Welcome to our plot!

I'm Hazel, and in Nov 2006 my friend Jane and I took on a half plot at Hill Allotments, Sutton Coldfield - we want the satisfaction of growing and eating our own fruit and veg, and to improve our diet (and fitness!).

This is the story of what happened next...........

Wednesday, December 10, 2008

End of Year Report - Plot B (roots)

Plot B was the roots crop this year – well, in the main it was, but there were sweetcorn, lettuces & radish which made their way into there too, but it doesn’t pay to be over-rigid with these things, I’m sure. That’s another way of saying we don’t always get it right, of course…

So, we had over wintering Japanese onions & garlic in this bed early on, both of which did pretty well – the garlic especially. The onions are great too, but they are not keeping especially well. Par for the course, apparently – we should also have onions from seed in if we want them to keep over winter. Now we did have some seed onion in too – the red Brunswick – but red onions don’t keep that well either, so back to the drawing board with these.

Spring onions did very well – I found the tip of sowing half a dozen in a small pot then growing them all on together in a clump worked really well. You just dig the whole lot up when you want a bunch of spring onions – in fact, Prize Winning spring onions! They do take forever looking like bits of grass before they get going though.

The sweetcorn was a real hit – we trebled the number of plants this year, & it paid off. Loads of cobs over a period of over a month – I started getting a bit blasé, casually picking & eating them straight from the plants if I was feeling a bit peckish.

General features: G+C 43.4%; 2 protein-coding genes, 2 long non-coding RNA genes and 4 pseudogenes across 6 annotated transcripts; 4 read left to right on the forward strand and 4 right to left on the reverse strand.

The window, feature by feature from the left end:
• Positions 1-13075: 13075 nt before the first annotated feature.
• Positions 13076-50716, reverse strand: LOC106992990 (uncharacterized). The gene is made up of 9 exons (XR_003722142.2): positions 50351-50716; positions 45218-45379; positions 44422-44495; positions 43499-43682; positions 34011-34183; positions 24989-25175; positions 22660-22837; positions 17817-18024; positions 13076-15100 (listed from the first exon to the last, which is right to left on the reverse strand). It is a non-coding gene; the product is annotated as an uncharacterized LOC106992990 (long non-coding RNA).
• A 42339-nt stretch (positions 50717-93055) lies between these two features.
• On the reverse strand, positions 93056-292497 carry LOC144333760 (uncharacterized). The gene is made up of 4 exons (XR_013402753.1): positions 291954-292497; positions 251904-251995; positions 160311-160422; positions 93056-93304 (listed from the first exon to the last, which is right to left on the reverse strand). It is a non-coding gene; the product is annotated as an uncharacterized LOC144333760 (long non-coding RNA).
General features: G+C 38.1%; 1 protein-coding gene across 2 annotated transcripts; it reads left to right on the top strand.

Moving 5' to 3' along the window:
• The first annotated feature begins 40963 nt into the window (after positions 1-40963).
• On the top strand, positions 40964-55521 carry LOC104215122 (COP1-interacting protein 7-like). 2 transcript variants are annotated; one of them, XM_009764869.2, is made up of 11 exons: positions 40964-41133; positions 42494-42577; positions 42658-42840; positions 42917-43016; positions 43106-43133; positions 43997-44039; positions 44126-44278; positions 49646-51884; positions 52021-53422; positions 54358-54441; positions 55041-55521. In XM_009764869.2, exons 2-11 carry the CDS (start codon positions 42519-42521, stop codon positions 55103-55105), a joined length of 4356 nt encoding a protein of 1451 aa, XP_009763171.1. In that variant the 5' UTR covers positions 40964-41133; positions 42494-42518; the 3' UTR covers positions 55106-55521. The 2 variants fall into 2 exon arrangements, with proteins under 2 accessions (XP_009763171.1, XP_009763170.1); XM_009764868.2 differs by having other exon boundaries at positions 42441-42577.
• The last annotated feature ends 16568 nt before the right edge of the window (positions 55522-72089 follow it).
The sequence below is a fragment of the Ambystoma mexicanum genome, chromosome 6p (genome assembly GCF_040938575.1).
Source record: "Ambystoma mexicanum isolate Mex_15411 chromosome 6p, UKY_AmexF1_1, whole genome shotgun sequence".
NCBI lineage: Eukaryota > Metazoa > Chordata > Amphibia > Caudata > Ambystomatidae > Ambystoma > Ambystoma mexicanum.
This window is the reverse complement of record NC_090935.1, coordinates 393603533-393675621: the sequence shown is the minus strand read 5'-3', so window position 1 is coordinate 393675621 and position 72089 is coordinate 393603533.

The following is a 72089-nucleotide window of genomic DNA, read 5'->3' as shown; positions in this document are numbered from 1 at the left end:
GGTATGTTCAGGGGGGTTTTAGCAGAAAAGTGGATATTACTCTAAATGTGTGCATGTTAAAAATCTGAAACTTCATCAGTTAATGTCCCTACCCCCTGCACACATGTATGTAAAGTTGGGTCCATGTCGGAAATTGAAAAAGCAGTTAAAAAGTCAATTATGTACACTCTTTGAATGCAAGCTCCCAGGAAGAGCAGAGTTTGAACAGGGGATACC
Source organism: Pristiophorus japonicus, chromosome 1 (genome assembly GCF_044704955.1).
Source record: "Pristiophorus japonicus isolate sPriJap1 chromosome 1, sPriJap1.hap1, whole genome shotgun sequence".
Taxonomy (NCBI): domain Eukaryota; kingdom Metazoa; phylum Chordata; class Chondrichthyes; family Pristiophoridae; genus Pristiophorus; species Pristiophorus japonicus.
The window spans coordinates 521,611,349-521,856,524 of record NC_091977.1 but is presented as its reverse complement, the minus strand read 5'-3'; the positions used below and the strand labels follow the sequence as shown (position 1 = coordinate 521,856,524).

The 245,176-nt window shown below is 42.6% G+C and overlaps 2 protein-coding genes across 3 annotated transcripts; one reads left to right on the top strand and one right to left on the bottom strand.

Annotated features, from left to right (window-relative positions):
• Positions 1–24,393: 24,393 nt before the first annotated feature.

I’ve now found a radish variety that I like in saxa 3 – which isn’t too hot – & these are Prize Winning radish too after our success at the show! The lettuces were great too – we had some lovely cos lettuce seedlings from cheery Brian & Pauline, & our own iceberg. We still had too many ready at the same time, but we weren’t quite as overwhelmed as last year!

The parsnips were fantastic – we had a whole 20’ row, all of which seemed to be monsters! Now this year we have sensibly rationed ourselves to 24 parsnip plants. Mind you, they seem not to be as massive in size, so now I’m worrying that we won’t have enough to see us through to Spring…

For a really low maintenance crop, beetroot has to win hands down. I’m not overkeen on the taste, but I did want to make some pickle, so direct sowed a couple of short rows in mid June & just ignored them until I dug them up a couple of week ago. Fantastic!

There is no getting around the fact that the carrots were dreadful – again! We just don’t seem to be able to avoid the carrot fly. I really need to either make a pretty big raised area/container (which will take an awful lot of compost at £3 a bag – that would buy a LOT of carrots!) or work out an effective way of covering them or using a barrier, which is what I favour. And no, ‘carrot-fly resistant’ varieties aren’t.

We also grew swiss chard. I know it looks pretty, I know that it’s there when there’s not much else growing, it’s just that I really am not at all keen. Give me kale any day – so most of the plants ended up running to seed & being composted. On the bright side, that’s one lot of seeds that I can happily give away out of the extremely overfull seedbox…

1 comment:

  1. Fancy not liking Swiss Chard. if I couldn'rt grow any other greens, I'd grow chard! Mind you, I'm only funny - I'm not really fond of parsnips - I grow them because everyone else likes them!


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